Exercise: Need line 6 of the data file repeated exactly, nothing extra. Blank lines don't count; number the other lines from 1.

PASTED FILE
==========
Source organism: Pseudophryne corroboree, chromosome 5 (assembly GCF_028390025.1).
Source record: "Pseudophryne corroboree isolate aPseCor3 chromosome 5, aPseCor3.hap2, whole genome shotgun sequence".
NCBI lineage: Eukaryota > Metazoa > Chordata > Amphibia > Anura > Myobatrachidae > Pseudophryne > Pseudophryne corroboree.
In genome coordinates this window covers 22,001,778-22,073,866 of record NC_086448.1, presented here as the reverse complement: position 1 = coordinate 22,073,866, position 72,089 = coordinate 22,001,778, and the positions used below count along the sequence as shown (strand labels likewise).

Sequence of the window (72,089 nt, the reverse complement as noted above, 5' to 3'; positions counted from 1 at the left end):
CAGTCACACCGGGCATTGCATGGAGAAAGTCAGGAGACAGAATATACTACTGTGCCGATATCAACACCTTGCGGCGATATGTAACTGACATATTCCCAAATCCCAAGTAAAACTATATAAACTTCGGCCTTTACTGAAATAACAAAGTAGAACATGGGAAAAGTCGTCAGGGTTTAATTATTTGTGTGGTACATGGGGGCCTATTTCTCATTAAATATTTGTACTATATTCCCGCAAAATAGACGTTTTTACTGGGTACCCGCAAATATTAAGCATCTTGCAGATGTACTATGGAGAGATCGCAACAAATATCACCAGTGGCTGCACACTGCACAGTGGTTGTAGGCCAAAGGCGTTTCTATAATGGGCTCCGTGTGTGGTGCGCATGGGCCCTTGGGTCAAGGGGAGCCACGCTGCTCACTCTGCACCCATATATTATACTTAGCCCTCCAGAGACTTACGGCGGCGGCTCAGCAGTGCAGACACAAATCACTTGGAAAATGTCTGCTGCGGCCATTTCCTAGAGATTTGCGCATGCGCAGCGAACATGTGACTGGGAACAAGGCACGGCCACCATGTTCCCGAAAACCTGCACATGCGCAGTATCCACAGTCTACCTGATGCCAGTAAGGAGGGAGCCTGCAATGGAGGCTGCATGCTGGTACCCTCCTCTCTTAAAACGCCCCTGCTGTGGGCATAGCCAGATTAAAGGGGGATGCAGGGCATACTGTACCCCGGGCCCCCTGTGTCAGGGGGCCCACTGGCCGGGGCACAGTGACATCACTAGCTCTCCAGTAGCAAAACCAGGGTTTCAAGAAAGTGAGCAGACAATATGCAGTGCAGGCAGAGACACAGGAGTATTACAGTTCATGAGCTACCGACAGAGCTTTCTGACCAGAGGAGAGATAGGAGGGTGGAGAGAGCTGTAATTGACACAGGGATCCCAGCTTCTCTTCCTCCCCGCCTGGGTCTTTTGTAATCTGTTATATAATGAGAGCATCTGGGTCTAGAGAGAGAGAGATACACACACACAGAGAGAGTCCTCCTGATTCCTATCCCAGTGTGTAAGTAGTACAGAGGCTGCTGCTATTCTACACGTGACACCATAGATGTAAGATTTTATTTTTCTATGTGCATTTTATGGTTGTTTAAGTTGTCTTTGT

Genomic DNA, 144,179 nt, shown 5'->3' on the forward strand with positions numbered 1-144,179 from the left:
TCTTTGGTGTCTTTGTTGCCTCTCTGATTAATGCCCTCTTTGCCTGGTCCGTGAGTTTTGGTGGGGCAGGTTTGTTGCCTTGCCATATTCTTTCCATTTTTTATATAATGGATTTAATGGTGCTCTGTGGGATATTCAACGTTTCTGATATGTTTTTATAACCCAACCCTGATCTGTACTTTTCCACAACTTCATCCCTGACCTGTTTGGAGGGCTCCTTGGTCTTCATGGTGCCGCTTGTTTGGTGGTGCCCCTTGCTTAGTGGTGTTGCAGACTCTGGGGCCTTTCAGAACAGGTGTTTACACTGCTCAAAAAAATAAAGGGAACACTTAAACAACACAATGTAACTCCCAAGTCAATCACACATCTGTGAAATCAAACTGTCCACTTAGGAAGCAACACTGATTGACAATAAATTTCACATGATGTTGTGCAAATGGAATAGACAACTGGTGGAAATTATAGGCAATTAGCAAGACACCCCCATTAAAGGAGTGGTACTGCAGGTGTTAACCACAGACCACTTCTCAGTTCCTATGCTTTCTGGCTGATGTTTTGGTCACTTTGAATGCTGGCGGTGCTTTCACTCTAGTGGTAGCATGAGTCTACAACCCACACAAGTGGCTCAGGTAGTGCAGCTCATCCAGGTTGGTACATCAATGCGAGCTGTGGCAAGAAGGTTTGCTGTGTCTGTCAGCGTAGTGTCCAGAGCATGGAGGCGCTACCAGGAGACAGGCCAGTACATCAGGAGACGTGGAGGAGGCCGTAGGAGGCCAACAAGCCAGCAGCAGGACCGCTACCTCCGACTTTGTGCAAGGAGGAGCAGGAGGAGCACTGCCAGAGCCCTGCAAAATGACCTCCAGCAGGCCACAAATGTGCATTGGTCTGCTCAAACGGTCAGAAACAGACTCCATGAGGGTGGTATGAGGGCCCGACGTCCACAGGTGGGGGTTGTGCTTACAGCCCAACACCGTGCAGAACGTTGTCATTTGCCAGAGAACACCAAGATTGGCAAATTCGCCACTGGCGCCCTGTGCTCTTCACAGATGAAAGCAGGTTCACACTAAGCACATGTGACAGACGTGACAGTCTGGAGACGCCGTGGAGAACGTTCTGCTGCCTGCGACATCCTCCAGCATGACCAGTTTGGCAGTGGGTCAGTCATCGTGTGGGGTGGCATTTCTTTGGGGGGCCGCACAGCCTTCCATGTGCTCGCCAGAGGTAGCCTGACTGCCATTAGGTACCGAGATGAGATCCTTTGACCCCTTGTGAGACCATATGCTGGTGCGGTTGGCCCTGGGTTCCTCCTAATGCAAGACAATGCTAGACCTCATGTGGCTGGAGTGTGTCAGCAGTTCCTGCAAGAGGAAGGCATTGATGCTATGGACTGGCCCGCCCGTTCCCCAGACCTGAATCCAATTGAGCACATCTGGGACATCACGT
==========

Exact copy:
CAGTCACACCGGGCATTGCATGGAGAAAGTCAGGAGACAGAATATACTACTGTGCCGATATCAACACCTTGCGGCGATATGTAACTGACATATTCCCAAATCCCAAGTAAAACTATATAAACTTCGGCCTTTACTGAAATAACAAAGTAGAACATGGGAAAAGTCGTCAGGGTTTAATTATTTGTGTGGTACATGGGGGCCTATTTCTCATTAAATATTTGTACTATATTCCCGCAAAATAGACGTTTTTACTGGGTACCCGCAAATATTAAGCATCTTGCAGATGTACTATGGAGAGATCGCAACAAATATCACCAGTGGCTGCACACTGCACAGTGGTTGTAGGCCAAAGGCGTTTCTATAATGGGCTCCGTGTGTGGTGCGCATGGGCCCTTGGGTCAAGGGGAGCCACGCTGCTCACTCTGCACCCATATATTATACTTAGCCCTCCAGAGACTTACGGCGGCGGCTCAGCAGTGCAGACACAAATCACTTGGAAAATGTCTGCTGCGGCCATTTCCTAGAGATTTGCGCATGCGCAGCGAACATGTGACTGGGAACAAGGCACGGCCACCATGTTCCCGAAAACCTGCACATGCGCAGTATCCACAGTCTACCTGATGCCAGTAAGGAGGGAGCCTGCAATGGAGGCTGCATGCTGGTACCCTCCTCTCTTAAAACGCCCCTGCTGTGGGCATAGCCAGATTAAAGGGGGATGCAGGGCATACTGTACCCCGGGCCCCCTGTGTCAGGGGGCCCACTGGCCGGGGCACAGTGACATCACTAGCTCTCCAGTAGCAAAACCAGGGTTTCAAGAAAGTGAGCAGACAATATGCAGTGCAGGCAGAGACACAGGAGTATTACAGTTCATGAGCTACCGACAGAGCTTTCTGACCAGAGGAGAGATAGGAGGGTGGAGAGAGCTGTAATTGACACAGGGATCCCAGCTTCTCTTCCTCCCCGCCTGGGTCTTTTGTAATCTGTTATATAATGAGAGCATCTGGGTCTAGAGAGAGAGAGATACACACACACAGAGAGAGTCCTCCTGATTCCTATCCCAGTGTGTAAGTAGTACAGAGGCTGCTGCTATTCTACACGTGACACCATAGATGTAAGATTTTATTTTTCTATGTGCATTTTATGGTTGTTTAAGTTGTCTTTGT